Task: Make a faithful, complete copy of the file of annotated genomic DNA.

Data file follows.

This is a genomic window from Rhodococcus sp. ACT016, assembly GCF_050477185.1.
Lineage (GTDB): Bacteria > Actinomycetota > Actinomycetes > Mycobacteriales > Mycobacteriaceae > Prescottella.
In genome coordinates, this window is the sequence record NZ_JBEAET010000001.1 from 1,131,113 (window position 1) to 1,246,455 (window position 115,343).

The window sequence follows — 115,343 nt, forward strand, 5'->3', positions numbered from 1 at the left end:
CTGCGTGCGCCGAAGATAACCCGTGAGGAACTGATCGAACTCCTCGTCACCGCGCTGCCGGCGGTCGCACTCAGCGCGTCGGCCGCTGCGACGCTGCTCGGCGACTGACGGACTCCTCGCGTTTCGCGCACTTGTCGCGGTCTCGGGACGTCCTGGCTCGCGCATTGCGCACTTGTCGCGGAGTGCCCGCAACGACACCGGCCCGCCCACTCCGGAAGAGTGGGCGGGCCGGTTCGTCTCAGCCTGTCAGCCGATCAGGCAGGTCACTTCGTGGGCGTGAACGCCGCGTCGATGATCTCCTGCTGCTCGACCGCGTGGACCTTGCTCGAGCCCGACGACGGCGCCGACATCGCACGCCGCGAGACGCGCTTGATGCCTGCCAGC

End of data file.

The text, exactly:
This is a genomic window from Rhodococcus sp. ACT016, assembly GCF_050477185.1.
Lineage (GTDB): Bacteria > Actinomycetota > Actinomycetes > Mycobacteriales > Mycobacteriaceae > Prescottella.
In genome coordinates, this window is the sequence record NZ_JBEAET010000001.1 from 1,131,113 (window position 1) to 1,246,455 (window position 115,343).

The window sequence follows — 115,343 nt, forward strand, 5'->3', positions numbered from 1 at the left end:
CTGCGTGCGCCGAAGATAACCCGTGAGGAACTGATCGAACTCCTCGTCACCGCGCTGCCGGCGGTCGCACTCAGCGCGTCGGCCGCTGCGACGCTGCTCGGCGACTGACGGACTCCTCGCGTTTCGCGCACTTGTCGCGGTCTCGGGACGTCCTGGCTCGCGCATTGCGCACTTGTCGCGGAGTGCCCGCAACGACACCGGCCCGCCCACTCCGGAAGAGTGGGCGGGCCGGTTCGTCTCAGCCTGTCAGCCGATCAGGCAGGTCACTTCGTGGGCGTGAACGCCGCGTCGATGATCTCCTGCTGCTCGACCGCGTGGACCTTGCTCGAGCCCGACGACGGCGCCGACATCGCACGCCGCGAGACGCGCTTGATGCCTGCCAGC